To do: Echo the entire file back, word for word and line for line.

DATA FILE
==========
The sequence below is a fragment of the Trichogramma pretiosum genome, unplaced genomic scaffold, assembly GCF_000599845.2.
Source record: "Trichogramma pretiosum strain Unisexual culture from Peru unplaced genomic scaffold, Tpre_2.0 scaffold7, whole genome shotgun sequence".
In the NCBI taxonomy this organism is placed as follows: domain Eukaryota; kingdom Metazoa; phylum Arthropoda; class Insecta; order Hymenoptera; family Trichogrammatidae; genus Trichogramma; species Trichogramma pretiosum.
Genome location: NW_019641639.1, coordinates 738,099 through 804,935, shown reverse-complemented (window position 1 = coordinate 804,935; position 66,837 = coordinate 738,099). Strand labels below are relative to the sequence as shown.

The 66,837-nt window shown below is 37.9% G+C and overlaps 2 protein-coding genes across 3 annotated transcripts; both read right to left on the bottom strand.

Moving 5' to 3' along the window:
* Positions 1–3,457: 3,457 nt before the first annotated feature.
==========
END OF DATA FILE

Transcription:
The sequence below is a fragment of the Trichogramma pretiosum genome, unplaced genomic scaffold, assembly GCF_000599845.2.
Source record: "Trichogramma pretiosum strain Unisexual culture from Peru unplaced genomic scaffold, Tpre_2.0 scaffold7, whole genome shotgun sequence".
In the NCBI taxonomy this organism is placed as follows: domain Eukaryota; kingdom Metazoa; phylum Arthropoda; class Insecta; order Hymenoptera; family Trichogrammatidae; genus Trichogramma; species Trichogramma pretiosum.
Genome location: NW_019641639.1, coordinates 738,099 through 804,935, shown reverse-complemented (window position 1 = coordinate 804,935; position 66,837 = coordinate 738,099). Strand labels below are relative to the sequence as shown.

The 66,837-nt window shown below is 37.9% G+C and overlaps 2 protein-coding genes across 3 annotated transcripts; both read right to left on the bottom strand.

Moving 5' to 3' along the window:
* Positions 1–3,457: 3,457 nt before the first annotated feature.